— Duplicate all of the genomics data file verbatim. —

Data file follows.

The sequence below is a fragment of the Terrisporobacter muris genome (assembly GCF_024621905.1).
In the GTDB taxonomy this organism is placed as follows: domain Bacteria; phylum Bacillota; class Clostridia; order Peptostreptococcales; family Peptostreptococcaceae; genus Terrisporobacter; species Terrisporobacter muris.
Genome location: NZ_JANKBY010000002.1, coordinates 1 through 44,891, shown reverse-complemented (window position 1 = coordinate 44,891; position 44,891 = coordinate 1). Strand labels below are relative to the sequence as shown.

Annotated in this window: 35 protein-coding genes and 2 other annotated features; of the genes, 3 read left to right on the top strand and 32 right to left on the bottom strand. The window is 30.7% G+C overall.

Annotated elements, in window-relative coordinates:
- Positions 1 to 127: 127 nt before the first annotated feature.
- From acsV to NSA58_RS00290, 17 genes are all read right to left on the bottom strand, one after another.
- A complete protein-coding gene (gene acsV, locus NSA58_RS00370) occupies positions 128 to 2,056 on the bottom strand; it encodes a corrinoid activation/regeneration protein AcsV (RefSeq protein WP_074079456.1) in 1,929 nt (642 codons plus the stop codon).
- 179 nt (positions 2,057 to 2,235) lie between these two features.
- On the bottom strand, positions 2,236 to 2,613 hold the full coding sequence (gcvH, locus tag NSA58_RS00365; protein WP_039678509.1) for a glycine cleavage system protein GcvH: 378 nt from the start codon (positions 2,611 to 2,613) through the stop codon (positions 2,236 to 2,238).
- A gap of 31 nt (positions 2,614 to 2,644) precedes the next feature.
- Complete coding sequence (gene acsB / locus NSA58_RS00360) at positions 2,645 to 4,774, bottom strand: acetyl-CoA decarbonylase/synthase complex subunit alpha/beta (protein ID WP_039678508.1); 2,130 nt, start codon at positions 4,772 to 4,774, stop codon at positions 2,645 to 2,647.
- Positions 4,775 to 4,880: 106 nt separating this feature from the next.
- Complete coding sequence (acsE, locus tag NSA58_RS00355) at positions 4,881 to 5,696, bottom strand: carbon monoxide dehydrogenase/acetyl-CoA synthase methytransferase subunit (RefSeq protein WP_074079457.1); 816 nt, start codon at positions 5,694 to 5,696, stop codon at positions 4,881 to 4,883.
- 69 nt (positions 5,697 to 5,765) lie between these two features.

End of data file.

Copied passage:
The sequence below is a fragment of the Terrisporobacter muris genome (assembly GCF_024621905.1).
In the GTDB taxonomy this organism is placed as follows: domain Bacteria; phylum Bacillota; class Clostridia; order Peptostreptococcales; family Peptostreptococcaceae; genus Terrisporobacter; species Terrisporobacter muris.
Genome location: NZ_JANKBY010000002.1, coordinates 1 through 44,891, shown reverse-complemented (window position 1 = coordinate 44,891; position 44,891 = coordinate 1). Strand labels below are relative to the sequence as shown.

Annotated in this window: 35 protein-coding genes and 2 other annotated features; of the genes, 3 read left to right on the top strand and 32 right to left on the bottom strand. The window is 30.7% G+C overall.

Annotated elements, in window-relative coordinates:
- Positions 1 to 127: 127 nt before the first annotated feature.
- From acsV to NSA58_RS00290, 17 genes are all read right to left on the bottom strand, one after another.
- A complete protein-coding gene (gene acsV, locus NSA58_RS00370) occupies positions 128 to 2,056 on the bottom strand; it encodes a corrinoid activation/regeneration protein AcsV (RefSeq protein WP_074079456.1) in 1,929 nt (642 codons plus the stop codon).
- 179 nt (positions 2,057 to 2,235) lie between these two features.
- On the bottom strand, positions 2,236 to 2,613 hold the full coding sequence (gcvH, locus tag NSA58_RS00365; protein WP_039678509.1) for a glycine cleavage system protein GcvH: 378 nt from the start codon (positions 2,611 to 2,613) through the stop codon (positions 2,236 to 2,238).
- A gap of 31 nt (positions 2,614 to 2,644) precedes the next feature.
- Complete coding sequence (gene acsB / locus NSA58_RS00360) at positions 2,645 to 4,774, bottom strand: acetyl-CoA decarbonylase/synthase complex subunit alpha/beta (protein ID WP_039678508.1); 2,130 nt, start codon at positions 4,772 to 4,774, stop codon at positions 2,645 to 2,647.
- Positions 4,775 to 4,880: 106 nt separating this feature from the next.
- Complete coding sequence (acsE, locus tag NSA58_RS00355) at positions 4,881 to 5,696, bottom strand: carbon monoxide dehydrogenase/acetyl-CoA synthase methytransferase subunit (RefSeq protein WP_074079457.1); 816 nt, start codon at positions 5,694 to 5,696, stop codon at positions 4,881 to 4,883.
- 69 nt (positions 5,697 to 5,765) lie between these two features.